Global Strategy for Plant Conservation under review at Convention on Biological Diversity meeting
The Global Strategy for Plant Conservation was discussed at the 16th meeting of the Convention on Biological Diversity’s (CBD) Subsidiary Body for Scientific, Technical and Technological Advice (SBSTTA 16) in Montreal last week.
Generally delegates, who included a wide range of government representatives, mainly from Parties to the Convention, as well as non-governmental organizations, were pleased with progress in implementing the GSPC, particularly the development of the online toolkit.
Discussions surrounding the GSPC were drawn to a close on Thursday, with a number of recommendations now going forward for possible adoption by the Conference of the Parties taking place in October this year in India. They included a call for translation of the GSPC toolkit into the official languages of the United Nations, and a reiteration of the need for Parties to identify national focal points for the GSPC. The recommendations also invite Parties and other governments to engage with partner organizations, including members of the Global Partnership for Plant Conservation (GPPC), to support the development and implementation of GSPC. Also welcomed was the reference to a draft Resolution by the Plants Committee of CITES (Convention on International Trade in Endangered Species of Wild Fauna and Flora), relating to co-operation between CITES and GSPC, which is being submitted for consideration at the next CITES Conference of the Parties.
The recommendations also emphasized the importance of disaggregating information relevant to plant conservation when preparing Global Biodiversity Outlook-4, the forthcoming edition of the CBD’s flagship publication.
BGCI organised two side events during the meeting, focussing on capacity building for GSPC implementation and the sustainable use of plants. The GSPC toolkit was demonstrated during the first side event, which also included presentations from a number of other members of the Global Partnership for Plant Conservation (GPPC). These presentations served to highlight the wide range of capacity building initiatives that are being undertaken by the GPPC. Copies of these presentations will be made available on the GSPC toolkit.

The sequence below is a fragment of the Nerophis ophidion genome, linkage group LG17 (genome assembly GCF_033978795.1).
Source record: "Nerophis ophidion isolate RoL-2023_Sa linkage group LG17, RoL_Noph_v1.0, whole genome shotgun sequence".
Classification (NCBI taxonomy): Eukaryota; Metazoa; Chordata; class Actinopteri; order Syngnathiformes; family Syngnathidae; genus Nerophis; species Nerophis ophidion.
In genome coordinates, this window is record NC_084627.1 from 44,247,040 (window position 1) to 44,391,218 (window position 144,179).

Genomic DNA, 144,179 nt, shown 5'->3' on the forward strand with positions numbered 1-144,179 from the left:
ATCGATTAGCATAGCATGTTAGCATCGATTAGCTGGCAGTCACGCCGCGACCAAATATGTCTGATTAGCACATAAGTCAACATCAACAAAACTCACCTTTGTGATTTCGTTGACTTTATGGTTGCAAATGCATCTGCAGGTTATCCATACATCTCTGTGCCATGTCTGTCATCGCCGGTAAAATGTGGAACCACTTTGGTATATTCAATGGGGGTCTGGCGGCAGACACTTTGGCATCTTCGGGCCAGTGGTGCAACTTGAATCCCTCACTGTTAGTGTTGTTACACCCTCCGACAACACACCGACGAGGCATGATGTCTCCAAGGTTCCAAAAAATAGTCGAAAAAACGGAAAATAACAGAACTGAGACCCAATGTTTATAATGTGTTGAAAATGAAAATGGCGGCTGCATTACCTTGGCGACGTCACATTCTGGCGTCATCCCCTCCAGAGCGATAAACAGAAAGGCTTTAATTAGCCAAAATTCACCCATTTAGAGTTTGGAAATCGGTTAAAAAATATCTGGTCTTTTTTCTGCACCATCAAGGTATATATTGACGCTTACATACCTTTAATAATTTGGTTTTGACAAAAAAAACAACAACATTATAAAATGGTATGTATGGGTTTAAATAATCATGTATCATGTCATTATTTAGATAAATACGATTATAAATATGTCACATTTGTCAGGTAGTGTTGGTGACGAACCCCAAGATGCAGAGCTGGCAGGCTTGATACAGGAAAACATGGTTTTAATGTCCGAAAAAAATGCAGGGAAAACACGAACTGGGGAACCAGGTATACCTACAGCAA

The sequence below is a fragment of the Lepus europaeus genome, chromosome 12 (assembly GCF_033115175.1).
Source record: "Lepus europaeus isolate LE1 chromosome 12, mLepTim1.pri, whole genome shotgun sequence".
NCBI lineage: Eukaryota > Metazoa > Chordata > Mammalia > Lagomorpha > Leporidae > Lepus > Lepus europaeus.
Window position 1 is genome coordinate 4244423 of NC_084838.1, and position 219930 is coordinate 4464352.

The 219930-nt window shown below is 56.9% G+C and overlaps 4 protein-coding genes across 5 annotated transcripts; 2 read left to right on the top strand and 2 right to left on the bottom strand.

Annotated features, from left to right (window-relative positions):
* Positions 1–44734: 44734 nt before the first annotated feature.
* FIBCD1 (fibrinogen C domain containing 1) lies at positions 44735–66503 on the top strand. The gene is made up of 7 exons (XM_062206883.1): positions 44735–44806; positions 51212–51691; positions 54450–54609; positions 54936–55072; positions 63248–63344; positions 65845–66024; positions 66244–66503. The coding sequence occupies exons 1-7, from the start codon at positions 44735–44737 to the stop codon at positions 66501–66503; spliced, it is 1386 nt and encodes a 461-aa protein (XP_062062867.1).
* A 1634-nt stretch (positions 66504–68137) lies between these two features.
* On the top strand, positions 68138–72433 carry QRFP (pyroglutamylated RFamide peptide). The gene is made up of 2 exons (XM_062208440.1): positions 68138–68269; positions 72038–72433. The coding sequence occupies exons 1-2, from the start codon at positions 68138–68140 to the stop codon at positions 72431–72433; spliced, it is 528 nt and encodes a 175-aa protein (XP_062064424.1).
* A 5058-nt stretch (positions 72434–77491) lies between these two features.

The side event on the sustainable use of plants brought together BGCI, TRAFFIC International and CONABIO Mexico. BGCI’s recent study on Wild Flora for Rural Livelihoods was presented, with a detailed case study from Mexico, while TRAFFIC presented the FairWild Standard as the best-practice tool to provide a global framework verifying ecological, social and economic sustainability of wild collected ingredients and products.
A third side event on the GSPC was organised by Missouri Botanical Garden, together with the Royal Botanic Gardens of Kew and Edinburgh. This event introduced the World Flora on-line, a new collaborative initiative to achieve Target 1 of the GSPC.
Sara Oldfield (right) and Suzanne Sharrock from BGCI , with Peter Wyse Jackson, Chair of the Global Partnership for Plant Conservation during the GSPC discussions at SBSTTA, Montreal.
Photo: Peter Wilkie